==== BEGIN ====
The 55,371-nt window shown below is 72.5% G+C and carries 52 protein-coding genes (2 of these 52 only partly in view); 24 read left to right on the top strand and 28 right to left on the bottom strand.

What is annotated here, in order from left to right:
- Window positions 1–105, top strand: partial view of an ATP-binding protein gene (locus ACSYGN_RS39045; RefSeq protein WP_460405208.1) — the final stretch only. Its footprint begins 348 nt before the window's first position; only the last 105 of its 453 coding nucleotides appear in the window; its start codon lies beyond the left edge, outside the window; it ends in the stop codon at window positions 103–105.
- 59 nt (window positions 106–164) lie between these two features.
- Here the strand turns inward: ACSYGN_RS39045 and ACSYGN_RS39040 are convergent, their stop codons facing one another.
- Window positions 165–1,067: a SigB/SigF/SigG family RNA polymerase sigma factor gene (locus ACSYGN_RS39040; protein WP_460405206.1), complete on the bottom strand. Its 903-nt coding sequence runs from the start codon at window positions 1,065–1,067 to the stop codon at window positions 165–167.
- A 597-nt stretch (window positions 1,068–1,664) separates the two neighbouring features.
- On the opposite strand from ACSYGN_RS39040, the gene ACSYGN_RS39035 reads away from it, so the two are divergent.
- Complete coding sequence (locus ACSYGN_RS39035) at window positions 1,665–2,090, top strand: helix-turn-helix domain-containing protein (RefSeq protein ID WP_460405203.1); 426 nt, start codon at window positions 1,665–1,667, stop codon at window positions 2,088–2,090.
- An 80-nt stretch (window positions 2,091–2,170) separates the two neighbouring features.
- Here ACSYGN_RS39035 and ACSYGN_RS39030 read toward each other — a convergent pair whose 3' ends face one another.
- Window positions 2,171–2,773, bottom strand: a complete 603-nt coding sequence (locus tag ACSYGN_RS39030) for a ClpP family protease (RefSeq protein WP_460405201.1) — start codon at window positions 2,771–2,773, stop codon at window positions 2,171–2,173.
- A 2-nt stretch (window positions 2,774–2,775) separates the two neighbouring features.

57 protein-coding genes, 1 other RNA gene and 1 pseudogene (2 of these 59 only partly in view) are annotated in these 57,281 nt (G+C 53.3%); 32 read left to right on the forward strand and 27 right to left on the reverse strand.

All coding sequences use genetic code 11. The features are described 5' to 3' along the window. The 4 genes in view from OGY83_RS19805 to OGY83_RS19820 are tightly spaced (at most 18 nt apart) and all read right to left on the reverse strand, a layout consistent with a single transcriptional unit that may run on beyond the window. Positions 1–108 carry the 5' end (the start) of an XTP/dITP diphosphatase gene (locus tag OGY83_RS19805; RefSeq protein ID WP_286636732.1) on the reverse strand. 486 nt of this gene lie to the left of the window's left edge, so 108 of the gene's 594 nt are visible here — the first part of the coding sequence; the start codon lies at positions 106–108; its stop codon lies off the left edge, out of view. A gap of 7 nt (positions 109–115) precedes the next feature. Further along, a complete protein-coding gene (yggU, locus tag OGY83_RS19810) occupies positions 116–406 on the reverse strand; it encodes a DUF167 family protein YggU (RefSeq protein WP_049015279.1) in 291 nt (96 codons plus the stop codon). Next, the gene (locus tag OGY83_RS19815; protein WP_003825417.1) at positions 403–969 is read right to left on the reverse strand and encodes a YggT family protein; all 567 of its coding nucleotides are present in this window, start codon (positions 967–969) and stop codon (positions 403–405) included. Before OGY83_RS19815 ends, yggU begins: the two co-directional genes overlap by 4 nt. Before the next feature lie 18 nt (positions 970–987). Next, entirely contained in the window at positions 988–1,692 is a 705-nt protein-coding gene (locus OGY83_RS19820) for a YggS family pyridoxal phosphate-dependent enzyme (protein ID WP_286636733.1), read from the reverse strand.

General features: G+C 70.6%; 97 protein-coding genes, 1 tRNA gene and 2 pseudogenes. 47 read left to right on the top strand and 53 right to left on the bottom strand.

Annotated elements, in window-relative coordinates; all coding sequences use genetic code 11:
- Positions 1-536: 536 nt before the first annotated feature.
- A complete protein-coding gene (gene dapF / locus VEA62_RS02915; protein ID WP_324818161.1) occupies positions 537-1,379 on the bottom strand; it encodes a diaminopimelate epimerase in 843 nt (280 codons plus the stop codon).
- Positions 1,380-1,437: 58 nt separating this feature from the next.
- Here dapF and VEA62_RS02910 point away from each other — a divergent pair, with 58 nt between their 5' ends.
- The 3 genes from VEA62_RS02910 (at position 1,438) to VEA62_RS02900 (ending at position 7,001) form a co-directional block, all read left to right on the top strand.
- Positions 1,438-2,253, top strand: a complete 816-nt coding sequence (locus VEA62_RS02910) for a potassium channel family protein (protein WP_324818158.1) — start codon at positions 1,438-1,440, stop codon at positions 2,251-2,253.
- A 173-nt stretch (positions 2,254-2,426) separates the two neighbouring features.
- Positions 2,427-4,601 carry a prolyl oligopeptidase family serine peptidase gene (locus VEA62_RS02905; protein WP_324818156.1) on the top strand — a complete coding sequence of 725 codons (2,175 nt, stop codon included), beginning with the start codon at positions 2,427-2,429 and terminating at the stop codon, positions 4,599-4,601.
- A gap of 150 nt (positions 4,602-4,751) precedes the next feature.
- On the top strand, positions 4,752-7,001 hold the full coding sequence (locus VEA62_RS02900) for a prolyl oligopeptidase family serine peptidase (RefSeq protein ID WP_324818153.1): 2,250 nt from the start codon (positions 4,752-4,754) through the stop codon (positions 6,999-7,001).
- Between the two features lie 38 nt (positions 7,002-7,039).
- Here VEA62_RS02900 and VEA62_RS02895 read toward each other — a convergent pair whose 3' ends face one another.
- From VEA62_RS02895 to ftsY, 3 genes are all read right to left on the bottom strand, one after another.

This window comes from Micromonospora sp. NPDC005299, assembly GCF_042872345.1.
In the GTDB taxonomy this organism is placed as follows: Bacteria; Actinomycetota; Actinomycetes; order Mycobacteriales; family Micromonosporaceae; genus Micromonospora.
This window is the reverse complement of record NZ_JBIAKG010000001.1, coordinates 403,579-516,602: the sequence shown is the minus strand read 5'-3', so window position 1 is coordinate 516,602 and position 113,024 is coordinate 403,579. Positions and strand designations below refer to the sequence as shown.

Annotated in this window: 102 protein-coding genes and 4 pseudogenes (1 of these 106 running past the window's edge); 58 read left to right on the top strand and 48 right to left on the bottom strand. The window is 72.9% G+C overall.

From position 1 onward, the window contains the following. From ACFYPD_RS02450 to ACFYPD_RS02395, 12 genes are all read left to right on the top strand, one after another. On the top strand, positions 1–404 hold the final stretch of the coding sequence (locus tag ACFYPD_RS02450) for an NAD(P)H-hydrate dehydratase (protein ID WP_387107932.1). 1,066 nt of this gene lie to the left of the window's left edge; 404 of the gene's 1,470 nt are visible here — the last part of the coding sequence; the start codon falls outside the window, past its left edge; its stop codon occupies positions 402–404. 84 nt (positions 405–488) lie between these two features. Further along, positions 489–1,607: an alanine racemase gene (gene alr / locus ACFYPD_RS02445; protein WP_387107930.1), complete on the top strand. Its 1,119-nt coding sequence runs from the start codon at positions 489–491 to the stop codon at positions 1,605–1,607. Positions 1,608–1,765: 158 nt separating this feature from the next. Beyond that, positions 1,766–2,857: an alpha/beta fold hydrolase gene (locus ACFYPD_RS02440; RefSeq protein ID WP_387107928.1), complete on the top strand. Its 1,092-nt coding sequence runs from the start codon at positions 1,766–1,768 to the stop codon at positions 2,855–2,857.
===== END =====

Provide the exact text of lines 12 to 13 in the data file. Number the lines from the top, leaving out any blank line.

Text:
- Window positions 2,171–2,773, bottom strand: a complete 603-nt coding sequence (locus tag ACSYGN_RS39030) for a ClpP family protease (RefSeq protein WP_460405201.1) — start codon at window positions 2,771–2,773, stop codon at window positions 2,171–2,173.
- A 2-nt stretch (window positions 2,774–2,775) separates the two neighbouring features.